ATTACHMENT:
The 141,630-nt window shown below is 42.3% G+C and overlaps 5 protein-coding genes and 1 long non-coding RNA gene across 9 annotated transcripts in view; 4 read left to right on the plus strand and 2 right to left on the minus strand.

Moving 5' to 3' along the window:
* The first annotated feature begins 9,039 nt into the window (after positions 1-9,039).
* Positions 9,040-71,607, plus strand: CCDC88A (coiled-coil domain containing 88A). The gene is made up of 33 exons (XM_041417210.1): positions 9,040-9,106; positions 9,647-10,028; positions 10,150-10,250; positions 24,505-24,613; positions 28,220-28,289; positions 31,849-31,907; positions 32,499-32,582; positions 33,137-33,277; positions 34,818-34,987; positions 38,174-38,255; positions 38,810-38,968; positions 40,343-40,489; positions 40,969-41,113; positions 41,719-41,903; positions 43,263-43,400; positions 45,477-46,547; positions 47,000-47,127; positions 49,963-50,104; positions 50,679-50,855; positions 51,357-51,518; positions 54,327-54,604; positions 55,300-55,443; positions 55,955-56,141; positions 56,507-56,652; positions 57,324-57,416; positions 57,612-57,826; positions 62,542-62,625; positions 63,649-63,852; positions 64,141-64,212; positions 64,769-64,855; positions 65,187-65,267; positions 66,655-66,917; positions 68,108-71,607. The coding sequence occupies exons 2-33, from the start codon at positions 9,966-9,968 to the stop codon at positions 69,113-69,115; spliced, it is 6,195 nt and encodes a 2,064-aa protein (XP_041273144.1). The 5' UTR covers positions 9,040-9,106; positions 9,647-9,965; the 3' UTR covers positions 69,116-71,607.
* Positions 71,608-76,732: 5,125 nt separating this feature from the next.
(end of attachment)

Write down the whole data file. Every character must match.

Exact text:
The 141,630-nt window shown below is 42.3% G+C and overlaps 5 protein-coding genes and 1 long non-coding RNA gene across 9 annotated transcripts in view; 4 read left to right on the plus strand and 2 right to left on the minus strand.

Moving 5' to 3' along the window:
* The first annotated feature begins 9,039 nt into the window (after positions 1-9,039).
* Positions 9,040-71,607, plus strand: CCDC88A (coiled-coil domain containing 88A). The gene is made up of 33 exons (XM_041417210.1): positions 9,040-9,106; positions 9,647-10,028; positions 10,150-10,250; positions 24,505-24,613; positions 28,220-28,289; positions 31,849-31,907; positions 32,499-32,582; positions 33,137-33,277; positions 34,818-34,987; positions 38,174-38,255; positions 38,810-38,968; positions 40,343-40,489; positions 40,969-41,113; positions 41,719-41,903; positions 43,263-43,400; positions 45,477-46,547; positions 47,000-47,127; positions 49,963-50,104; positions 50,679-50,855; positions 51,357-51,518; positions 54,327-54,604; positions 55,300-55,443; positions 55,955-56,141; positions 56,507-56,652; positions 57,324-57,416; positions 57,612-57,826; positions 62,542-62,625; positions 63,649-63,852; positions 64,141-64,212; positions 64,769-64,855; positions 65,187-65,267; positions 66,655-66,917; positions 68,108-71,607. The coding sequence occupies exons 2-33, from the start codon at positions 9,966-9,968 to the stop codon at positions 69,113-69,115; spliced, it is 6,195 nt and encodes a 2,064-aa protein (XP_041273144.1). The 5' UTR covers positions 9,040-9,106; positions 9,647-9,965; the 3' UTR covers positions 69,116-71,607.
* Positions 71,608-76,732: 5,125 nt separating this feature from the next.